|jpg||I._fulva_dwarf_sb.jpg||manage||58 K||22 Jul 2010 - 08:05||Main.rivdel||Iris fulva dwarf form, in my garden, by Stephanie Boot|
|jpg||Iris-fulva-6-Rhizome_edited-1.jpg||manage||69 K||24 May 2011 - 19:13||UnknownUser||Rhizome of Fulva|
|jpg||IrisfulvaMarvellGoldFounders01.jpg||manage||21 K||11 Oct 2014 - 14:57||Main.TLaurin||Photo by Founders of SIGNA|
|jpg||P1380334-X2_i_fulva.jpg||manage||285 K||17 Feb 2016 - 06:23||BrockHeilman||Please contact Brock Heilman for image use.|
|jpg||SIGNA_09LA112_fulva_ex_Grassy_Lake_AR__OP.jpg||manage||568 K||20 Jan 2012 - 14:03||UnknownUser||pries photo|
|jpg||fulva-fulvala_edited-1.jpg||manage||35 K||02 Dec 2009 - 02:32||UnknownUser||Plate from Dykes' Genus iris|
|jpeg||fulva07.jpeg||manage||75 K||20 Feb 2020 - 15:00||Main.TLaurin||Photo scanned from the Carla Lankow slide collection|
|jpeg||fulva08.jpeg||manage||107 K||20 Feb 2020 - 02:38||Main.TLaurin||Photo scanned from the Carla Lankow slide collection|
|jpeg||fulva09.jpeg||manage||63 K||18 Feb 2020 - 20:29||Main.TLaurin||Photo scanned from the Carla Lankow slide collection|
|jpg||fulva1.jpg||manage||165 K||26 Mar 2018 - 13:44||Main.TLaurin||Photo by Cindy Dufrene- Cindy's Louisiana Iris|
|jpg||fulva10.jpg||manage||18 K||22 Jan 2014 - 04:13||Main.TLaurin||Photo by Iris of Sissinghurst,UK|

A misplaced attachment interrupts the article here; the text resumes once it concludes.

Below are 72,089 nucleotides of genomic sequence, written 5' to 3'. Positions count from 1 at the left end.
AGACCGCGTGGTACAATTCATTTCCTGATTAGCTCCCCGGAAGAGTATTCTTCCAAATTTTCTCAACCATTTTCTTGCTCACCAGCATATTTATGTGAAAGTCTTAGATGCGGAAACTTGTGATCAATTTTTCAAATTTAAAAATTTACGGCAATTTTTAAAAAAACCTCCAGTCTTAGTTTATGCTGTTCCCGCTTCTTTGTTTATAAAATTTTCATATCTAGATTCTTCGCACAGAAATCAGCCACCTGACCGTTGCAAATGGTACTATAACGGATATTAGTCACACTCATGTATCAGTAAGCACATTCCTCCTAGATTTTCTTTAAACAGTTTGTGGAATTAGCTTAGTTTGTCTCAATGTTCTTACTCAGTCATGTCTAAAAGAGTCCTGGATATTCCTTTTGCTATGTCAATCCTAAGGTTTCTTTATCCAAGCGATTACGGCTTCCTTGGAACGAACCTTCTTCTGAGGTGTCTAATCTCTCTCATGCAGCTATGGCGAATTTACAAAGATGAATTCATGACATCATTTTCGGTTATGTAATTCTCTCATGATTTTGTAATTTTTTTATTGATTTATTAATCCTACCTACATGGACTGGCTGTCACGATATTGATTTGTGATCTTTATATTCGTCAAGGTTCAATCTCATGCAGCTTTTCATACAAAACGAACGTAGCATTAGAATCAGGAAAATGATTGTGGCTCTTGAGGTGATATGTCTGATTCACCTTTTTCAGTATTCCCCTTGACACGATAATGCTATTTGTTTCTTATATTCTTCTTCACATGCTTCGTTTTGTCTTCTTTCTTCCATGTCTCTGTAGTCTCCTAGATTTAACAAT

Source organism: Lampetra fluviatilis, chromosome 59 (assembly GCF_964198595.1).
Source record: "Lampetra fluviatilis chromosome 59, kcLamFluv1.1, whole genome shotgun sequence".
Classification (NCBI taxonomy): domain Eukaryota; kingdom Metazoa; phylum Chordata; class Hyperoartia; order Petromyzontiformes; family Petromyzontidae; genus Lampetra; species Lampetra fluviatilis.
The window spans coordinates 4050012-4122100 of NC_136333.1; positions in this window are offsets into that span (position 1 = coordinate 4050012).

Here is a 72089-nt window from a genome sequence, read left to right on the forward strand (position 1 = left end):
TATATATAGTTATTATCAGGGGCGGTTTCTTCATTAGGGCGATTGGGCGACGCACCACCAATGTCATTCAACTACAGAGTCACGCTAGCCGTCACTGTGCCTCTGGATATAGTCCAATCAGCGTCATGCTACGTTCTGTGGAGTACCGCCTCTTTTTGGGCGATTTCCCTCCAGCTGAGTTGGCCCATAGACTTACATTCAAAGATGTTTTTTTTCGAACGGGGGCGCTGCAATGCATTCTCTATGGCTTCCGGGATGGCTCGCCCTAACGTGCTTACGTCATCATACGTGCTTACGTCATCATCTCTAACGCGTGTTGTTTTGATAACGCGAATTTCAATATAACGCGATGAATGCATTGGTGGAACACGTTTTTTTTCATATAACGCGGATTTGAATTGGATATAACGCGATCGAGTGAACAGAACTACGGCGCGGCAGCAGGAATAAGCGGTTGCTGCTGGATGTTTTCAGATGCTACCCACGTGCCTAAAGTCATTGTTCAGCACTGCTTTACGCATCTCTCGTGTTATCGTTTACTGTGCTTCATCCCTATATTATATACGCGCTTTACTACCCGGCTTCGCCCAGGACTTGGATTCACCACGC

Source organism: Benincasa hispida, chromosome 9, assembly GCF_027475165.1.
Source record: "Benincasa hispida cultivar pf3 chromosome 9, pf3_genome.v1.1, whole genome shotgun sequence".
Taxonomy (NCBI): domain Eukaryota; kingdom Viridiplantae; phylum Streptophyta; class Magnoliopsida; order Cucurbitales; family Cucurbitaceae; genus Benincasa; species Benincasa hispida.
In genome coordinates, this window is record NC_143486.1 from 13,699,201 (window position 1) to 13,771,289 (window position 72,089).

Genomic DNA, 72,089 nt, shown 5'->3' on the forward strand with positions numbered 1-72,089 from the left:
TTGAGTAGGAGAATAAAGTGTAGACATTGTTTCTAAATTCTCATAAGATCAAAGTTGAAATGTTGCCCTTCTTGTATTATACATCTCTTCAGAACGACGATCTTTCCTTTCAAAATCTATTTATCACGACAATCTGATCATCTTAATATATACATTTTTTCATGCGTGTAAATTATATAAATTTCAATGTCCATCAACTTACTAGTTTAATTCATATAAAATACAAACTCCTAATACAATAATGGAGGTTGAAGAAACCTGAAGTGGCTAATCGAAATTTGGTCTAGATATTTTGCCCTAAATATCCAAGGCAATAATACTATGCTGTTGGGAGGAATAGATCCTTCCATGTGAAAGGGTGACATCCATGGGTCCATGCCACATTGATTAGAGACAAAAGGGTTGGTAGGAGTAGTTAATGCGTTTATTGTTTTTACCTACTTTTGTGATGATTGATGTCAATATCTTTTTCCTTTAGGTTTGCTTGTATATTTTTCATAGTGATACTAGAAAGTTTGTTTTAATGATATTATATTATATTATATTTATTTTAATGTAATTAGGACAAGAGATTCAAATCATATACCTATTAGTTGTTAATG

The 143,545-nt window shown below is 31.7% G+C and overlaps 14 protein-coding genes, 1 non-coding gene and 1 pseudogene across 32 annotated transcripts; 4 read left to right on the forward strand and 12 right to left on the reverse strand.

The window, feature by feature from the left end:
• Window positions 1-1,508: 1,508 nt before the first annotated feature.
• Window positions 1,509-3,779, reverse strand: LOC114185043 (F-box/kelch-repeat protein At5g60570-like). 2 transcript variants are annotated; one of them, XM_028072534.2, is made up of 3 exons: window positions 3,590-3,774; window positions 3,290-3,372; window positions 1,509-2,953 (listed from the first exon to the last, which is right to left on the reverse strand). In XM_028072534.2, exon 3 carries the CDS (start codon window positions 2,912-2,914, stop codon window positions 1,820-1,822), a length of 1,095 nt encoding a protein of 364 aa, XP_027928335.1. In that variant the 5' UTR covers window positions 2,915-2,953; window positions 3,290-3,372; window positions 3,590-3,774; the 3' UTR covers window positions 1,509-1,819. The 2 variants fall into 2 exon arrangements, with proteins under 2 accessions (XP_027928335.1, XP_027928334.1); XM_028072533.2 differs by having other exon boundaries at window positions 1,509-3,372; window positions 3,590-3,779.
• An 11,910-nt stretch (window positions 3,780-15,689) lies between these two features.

|JPG||fulvaJB16.JPG||manage||39 K||30 May 2016 - 13:20||Main.Betsy881||Photo by John Baumfalk|
|jpg||fulva_seed.jpg||manage||37 K||29 Sep 2010 - 17:47||UnknownUser||Seed|
|jpeg||fulvagold.jpeg||manage||67 K||20 Feb 2020 - 02:40||Main.TLaurin||Photo scanned from the Carla Lankow slide collection|
|jpg||fulvajackson.jpg||manage||203 K||09 Oct 2022 - 20:01||Main.TLaurin||Photo by Peter Jackson- Adelaide-South Australia|
|jpg||i.fulvayellow01.jpg||manage||62 K||22 Sep 2014 - 01:29||Main.TLaurin||Photo scanned from the John Weiler slide collection|
|jpg||i.fulvayellow02.jpg||manage||66 K||22 Sep 2014 - 01:31||Main.TLaurin||Photo scanned from the John Weiler slide collection|
|jpg||ifulva01.jpg||manage||59 K||19 Aug 2014 - 21:41||Main.TLaurin||Photo by Iris City Gardens|
|jpg||ifulva02.jpg||manage||22 K||11 Sep 2014 - 16:15||Main.TLaurin||Photo by Seagate Irises-United Kingdom|
|jpg||ifulva03.jpg||manage||31 K||09 Oct 2014 - 17:10||Main.TLaurin||Photo by Rowden Gardens-England|
|jpg||ifulvadwarf.jpg||manage||46 K||19 Aug 2014 - 21:43||Main.TLaurin||Photo by Iris City Gardens|
|JPG||ifulvamarvellgold01.JPG||manage||68 K||20 Oct 2014 - 21:21||Main.TLaurin||Photo by Joe Pye Weed's Garden|
|jpg||irisfulva9.jpg||manage||40 K||26 Nov 2013 - 02:56||Main.TLaurin||Photo by Sans Souci Nursery|
|jpg||pink fulva 2.jpg||manage||210 K||15 Jul 2019 - 19:47||Main.TLaurin||Photo by Kathryn Mohr|